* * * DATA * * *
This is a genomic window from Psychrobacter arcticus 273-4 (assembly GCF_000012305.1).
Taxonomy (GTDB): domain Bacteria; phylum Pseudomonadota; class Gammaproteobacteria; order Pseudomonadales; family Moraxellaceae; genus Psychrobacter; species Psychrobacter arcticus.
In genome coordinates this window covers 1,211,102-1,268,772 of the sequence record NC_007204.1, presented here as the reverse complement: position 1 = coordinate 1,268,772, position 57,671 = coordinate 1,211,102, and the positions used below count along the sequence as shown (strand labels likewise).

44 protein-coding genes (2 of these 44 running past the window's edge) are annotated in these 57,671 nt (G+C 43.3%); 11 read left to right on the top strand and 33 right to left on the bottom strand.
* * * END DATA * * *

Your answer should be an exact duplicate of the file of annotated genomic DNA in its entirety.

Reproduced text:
This is a genomic window from Psychrobacter arcticus 273-4 (assembly GCF_000012305.1).
Taxonomy (GTDB): domain Bacteria; phylum Pseudomonadota; class Gammaproteobacteria; order Pseudomonadales; family Moraxellaceae; genus Psychrobacter; species Psychrobacter arcticus.
In genome coordinates this window covers 1,211,102-1,268,772 of the sequence record NC_007204.1, presented here as the reverse complement: position 1 = coordinate 1,268,772, position 57,671 = coordinate 1,211,102, and the positions used below count along the sequence as shown (strand labels likewise).

44 protein-coding genes (2 of these 44 running past the window's edge) are annotated in these 57,671 nt (G+C 43.3%); 11 read left to right on the top strand and 33 right to left on the bottom strand.